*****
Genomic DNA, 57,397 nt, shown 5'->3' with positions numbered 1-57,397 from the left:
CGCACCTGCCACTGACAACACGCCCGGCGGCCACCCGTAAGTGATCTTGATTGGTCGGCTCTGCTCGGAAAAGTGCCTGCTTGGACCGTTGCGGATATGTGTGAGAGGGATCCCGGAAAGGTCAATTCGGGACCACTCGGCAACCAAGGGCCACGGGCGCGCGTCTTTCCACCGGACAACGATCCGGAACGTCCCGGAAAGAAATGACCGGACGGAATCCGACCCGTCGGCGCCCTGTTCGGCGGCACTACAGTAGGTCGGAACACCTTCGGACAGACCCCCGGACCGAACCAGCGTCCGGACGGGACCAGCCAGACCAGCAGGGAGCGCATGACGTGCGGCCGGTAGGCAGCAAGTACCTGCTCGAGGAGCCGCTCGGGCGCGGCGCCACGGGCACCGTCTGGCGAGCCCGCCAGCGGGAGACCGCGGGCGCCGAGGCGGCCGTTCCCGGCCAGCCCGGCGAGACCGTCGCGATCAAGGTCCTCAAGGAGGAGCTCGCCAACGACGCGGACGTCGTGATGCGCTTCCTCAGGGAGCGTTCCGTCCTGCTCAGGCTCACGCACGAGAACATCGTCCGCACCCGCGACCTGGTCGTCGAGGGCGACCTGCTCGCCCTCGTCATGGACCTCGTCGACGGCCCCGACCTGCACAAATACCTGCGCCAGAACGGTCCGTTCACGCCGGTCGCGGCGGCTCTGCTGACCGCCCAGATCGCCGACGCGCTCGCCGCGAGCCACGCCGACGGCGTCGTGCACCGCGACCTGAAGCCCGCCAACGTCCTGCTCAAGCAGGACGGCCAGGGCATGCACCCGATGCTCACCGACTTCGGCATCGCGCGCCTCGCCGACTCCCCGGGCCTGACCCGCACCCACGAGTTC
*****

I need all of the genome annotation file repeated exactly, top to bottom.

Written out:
Genomic DNA, 57,397 nt, shown 5'->3' with positions numbered 1-57,397 from the left:
CGCACCTGCCACTGACAACACGCCCGGCGGCCACCCGTAAGTGATCTTGATTGGTCGGCTCTGCTCGGAAAAGTGCCTGCTTGGACCGTTGCGGATATGTGTGAGAGGGATCCCGGAAAGGTCAATTCGGGACCACTCGGCAACCAAGGGCCACGGGCGCGCGTCTTTCCACCGGACAACGATCCGGAACGTCCCGGAAAGAAATGACCGGACGGAATCCGACCCGTCGGCGCCCTGTTCGGCGGCACTACAGTAGGTCGGAACACCTTCGGACAGACCCCCGGACCGAACCAGCGTCCGGACGGGACCAGCCAGACCAGCAGGGAGCGCATGACGTGCGGCCGGTAGGCAGCAAGTACCTGCTCGAGGAGCCGCTCGGGCGCGGCGCCACGGGCACCGTCTGGCGAGCCCGCCAGCGGGAGACCGCGGGCGCCGAGGCGGCCGTTCCCGGCCAGCCCGGCGAGACCGTCGCGATCAAGGTCCTCAAGGAGGAGCTCGCCAACGACGCGGACGTCGTGATGCGCTTCCTCAGGGAGCGTTCCGTCCTGCTCAGGCTCACGCACGAGAACATCGTCCGCACCCGCGACCTGGTCGTCGAGGGCGACCTGCTCGCCCTCGTCATGGACCTCGTCGACGGCCCCGACCTGCACAAATACCTGCGCCAGAACGGTCCGTTCACGCCGGTCGCGGCGGCTCTGCTGACCGCCCAGATCGCCGACGCGCTCGCCGCGAGCCACGCCGACGGCGTCGTGCACCGCGACCTGAAGCCCGCCAACGTCCTGCTCAAGCAGGACGGCCAGGGCATGCACCCGATGCTCACCGACTTCGGCATCGCGCGCCTCGCCGACTCCCCGGGCCTGACCCGCACCCACGAGTTC